Real grass to replace fake grass that replaced real grass along Brickell Avenue

The artificial turf war on Brickell Avenue is over. Residents and Mother Nature are the victors.

Real grass will replace the fake grass that replaced the real grass.

Mayor Francis Suarez, heeding the objections of Brickell residents, ordered the removal of synthetic grass that was installed on the swales of Brickell Avenue and Brickell Bay Drive.

EasyGrass, the company hired by the city for $230,162 to roll out its “enviroscaping” product, has agreed to remove it and the concrete slabs it is glued to and replant the swales with topsoil and sod. At the urging of Suarez, EasyGrass will do the restoration at no extra cost.

Suarez and Commissioner Ken Russell met Monday with residents at one of their nightly demonstrations during which they’ve been carrying protest signs that say “No Fake Grass on Brickell” and “Dog Poop and Pee Boiling in the Sun” and “Don’t Kill Our Trees.” People who live in the condos and apartments that line the iconic downtown avenue were flabbergasted and horrified by plastic grass that they complained would smother tree roots, exacerbate flooding, look tacky and produce a stench caused by non-decomposing dog poop and urine.

“It’s one of the most absurd ideas I’ve ever come across,” said Carlos Suarez, who has lived in the Brickell neighborhood for six years and walks and runs on the avenue daily. “While we’re pleased with the decision, we think it’s problematic that the city is using this product elsewhere at a time when other cities are banning plastic and going green. We find this environmentally unfriendly solution kind of odd.”

Mayor Suarez concluded that carpeting the swales was a well-intentioned but bad idea.

“I put in, with the commission’s consent, a $6 million investment to beautify the city, with the objective of making our citizens happy,” Suarez said. “Once it became apparent they weren’t happy with this project, my responsibility is to fix it and figure it out. We try not to make any mistakes ever, but we have to be humble enough to admit it when we do and take action to correct it.”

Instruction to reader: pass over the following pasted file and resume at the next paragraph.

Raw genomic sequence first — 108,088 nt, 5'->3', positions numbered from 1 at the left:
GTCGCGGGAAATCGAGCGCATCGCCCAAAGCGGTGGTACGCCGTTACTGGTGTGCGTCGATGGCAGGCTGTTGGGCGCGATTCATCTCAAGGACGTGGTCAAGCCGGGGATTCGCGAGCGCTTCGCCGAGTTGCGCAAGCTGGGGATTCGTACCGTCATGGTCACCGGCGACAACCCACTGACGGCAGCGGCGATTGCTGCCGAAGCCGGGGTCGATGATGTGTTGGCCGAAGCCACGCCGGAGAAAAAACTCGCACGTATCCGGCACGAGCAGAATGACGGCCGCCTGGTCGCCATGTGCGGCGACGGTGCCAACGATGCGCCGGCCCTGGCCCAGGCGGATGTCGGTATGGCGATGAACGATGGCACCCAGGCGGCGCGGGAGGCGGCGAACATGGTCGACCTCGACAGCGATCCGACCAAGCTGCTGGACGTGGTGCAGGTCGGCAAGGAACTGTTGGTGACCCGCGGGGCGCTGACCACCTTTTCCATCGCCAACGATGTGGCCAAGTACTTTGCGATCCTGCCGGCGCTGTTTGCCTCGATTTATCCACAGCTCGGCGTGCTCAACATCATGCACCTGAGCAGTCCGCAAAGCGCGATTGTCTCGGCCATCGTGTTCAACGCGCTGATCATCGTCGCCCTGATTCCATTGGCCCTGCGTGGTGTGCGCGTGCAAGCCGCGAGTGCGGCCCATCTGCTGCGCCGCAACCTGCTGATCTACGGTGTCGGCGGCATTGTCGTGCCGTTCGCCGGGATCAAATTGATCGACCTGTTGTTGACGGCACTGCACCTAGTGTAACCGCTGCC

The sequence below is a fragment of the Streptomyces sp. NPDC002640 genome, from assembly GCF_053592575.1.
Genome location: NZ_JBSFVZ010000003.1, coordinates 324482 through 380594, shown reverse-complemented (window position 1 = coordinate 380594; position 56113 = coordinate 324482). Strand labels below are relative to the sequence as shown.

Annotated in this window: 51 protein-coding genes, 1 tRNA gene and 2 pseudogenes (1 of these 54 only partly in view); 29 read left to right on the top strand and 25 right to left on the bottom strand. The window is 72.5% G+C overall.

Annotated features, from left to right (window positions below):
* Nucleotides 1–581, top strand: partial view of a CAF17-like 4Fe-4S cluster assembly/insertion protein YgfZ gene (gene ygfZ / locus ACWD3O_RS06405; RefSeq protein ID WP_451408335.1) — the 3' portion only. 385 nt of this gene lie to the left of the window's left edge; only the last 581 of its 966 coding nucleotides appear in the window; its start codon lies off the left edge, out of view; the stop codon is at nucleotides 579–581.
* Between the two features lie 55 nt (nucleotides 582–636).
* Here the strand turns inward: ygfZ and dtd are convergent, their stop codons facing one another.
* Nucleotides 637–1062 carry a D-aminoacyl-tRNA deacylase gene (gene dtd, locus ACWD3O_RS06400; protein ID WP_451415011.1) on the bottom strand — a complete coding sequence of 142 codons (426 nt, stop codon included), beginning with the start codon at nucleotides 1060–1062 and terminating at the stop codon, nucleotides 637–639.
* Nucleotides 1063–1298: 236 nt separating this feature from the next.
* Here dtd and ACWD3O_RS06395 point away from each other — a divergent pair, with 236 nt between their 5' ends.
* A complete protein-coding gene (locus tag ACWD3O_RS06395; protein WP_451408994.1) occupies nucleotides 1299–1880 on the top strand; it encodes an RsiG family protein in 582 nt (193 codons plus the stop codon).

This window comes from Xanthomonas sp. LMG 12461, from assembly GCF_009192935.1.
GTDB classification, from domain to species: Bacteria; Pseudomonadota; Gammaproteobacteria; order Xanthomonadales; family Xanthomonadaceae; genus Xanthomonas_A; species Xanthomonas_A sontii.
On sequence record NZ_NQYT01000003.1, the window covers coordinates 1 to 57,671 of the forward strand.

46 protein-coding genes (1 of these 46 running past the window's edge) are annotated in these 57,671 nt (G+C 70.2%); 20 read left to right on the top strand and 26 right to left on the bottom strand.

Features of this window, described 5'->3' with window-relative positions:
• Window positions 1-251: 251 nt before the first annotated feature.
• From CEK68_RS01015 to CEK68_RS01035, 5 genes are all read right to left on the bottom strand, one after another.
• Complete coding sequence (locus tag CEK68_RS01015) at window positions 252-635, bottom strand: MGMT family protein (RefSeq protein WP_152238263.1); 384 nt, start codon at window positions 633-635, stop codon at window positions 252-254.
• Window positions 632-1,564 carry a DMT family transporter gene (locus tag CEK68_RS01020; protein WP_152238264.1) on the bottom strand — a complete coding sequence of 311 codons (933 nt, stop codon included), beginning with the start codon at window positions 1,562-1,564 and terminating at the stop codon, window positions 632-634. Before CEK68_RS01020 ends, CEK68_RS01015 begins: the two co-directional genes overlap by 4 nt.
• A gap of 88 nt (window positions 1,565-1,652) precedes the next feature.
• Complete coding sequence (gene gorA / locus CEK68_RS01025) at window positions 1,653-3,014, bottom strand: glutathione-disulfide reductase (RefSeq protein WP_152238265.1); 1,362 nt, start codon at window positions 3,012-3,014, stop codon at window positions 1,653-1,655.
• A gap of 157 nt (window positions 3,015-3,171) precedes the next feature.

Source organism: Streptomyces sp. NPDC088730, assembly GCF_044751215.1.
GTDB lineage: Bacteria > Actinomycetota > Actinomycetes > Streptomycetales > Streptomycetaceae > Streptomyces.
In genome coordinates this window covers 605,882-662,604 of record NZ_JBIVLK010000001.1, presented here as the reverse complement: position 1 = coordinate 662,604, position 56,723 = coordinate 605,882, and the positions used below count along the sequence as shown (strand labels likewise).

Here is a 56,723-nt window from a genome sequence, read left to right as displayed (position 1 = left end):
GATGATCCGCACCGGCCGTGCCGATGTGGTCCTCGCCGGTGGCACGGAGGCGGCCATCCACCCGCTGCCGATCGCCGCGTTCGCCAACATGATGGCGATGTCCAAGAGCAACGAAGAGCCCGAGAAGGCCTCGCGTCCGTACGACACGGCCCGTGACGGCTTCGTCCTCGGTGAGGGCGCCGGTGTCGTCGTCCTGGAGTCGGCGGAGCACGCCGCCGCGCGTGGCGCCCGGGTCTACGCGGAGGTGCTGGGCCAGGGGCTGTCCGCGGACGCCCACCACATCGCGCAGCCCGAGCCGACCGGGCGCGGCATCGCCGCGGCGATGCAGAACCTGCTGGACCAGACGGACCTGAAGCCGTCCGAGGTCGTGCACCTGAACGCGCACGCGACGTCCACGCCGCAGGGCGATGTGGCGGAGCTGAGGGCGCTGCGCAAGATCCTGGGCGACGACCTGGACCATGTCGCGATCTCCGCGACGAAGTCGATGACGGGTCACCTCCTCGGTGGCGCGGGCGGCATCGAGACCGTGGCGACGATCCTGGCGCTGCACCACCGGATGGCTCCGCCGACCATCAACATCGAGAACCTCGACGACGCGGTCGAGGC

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Miami Mayor Francis Suarez talks with Brickell residents during their demonstration against artificial grass. He has ordered the grass removed.

Carlos Suarez

Russell and Commissioner Joe Carollo, who estimated the total cost of the project to be $300,000, predicted at last Thursday’s city commission meeting that the AstroTurf-like grass that EasyGrass advertises as “maintenance-free and natural-looking” would have to be ripped out as the residents’ revolt grew in volume. Russell called it “a very big expense” and “a big waste of money” and was incredulous that the public works department had no plan to clean or care for the new swales. Carollo questioned the cost-benefit equation, said the project “doesn’t make sense,” and lamented that “this is going to be $300,000 in the trash can.”

But Suarez said beautifying the bald and patchy swales along Brickell with real grass or landscaping and paying maintenance expenses would have cost just as much.

EasyGrass, which has a contract with the city, has installed artificial grass in city parks and at heavily used sports fields, as well as synthetic EasyIvy and rubberized EasyMulch.

“No tree has ever died, to my knowledge,” Suarez said.

EasyGrass created a pilot installation in the median of Coral Way at Southwest 33rd Street that has been in place for a year “and no one has complained,” Suarez said.

There are plans to expand beautification of the median from 17th Street to 37th Street using a combination of hardscape, landscape and artificial turf, according to Commissioner Manolo Reyes’ office.

Suarez and Alan Dodd, director of the city’s Department of Resilience and Public Works, also disputed the protesting residents’ claims that they were not informed of the project. There were walk-throughs and meetings with the Brickell Homeowners Association in the months prior to installation.


Miriam Merino, left, and Victor Farvet hang a sign on a tree that is surrounded by artificial turf on Wednesday, Oct. 10, 2018. Merino and other residents gathered to protest the installation of the artificial turf along Brickell Avenue to replace real grass.


“Frankly, the swales haven’t been working and were in terrible condition,” Suarez said. “Now that we’re sticking with real grass we have to be prepared for the upkeep.”

Brickell residents said most of their swales were green and healthy and installing the turf was an overreaction.

“We’re relieved that the mayor listened to us,” said Miriam Merlino, who led the protests and petition drive. “But a lot of trees are still entombed by concrete around the base, so we want to make sure they take it out and put the grass back. The mayor said they were so eager to move forward with beautification and I said, ‘You mean plastification?’

“I’m also concerned that a company that specializes in putting down artificial grass will be trusted with planting natural grass. We have to remain vigilant.”

Residents will have a follow-up meeting with Suarez next week to discuss a timeline.

“Taxpayers will still have to pay for it and it’s going to be a lot of work to take out the concrete, the glue, the turf,” said Valentina Caccia. “Next time they need to consider the views of the thousands of people who live here and not just a few.”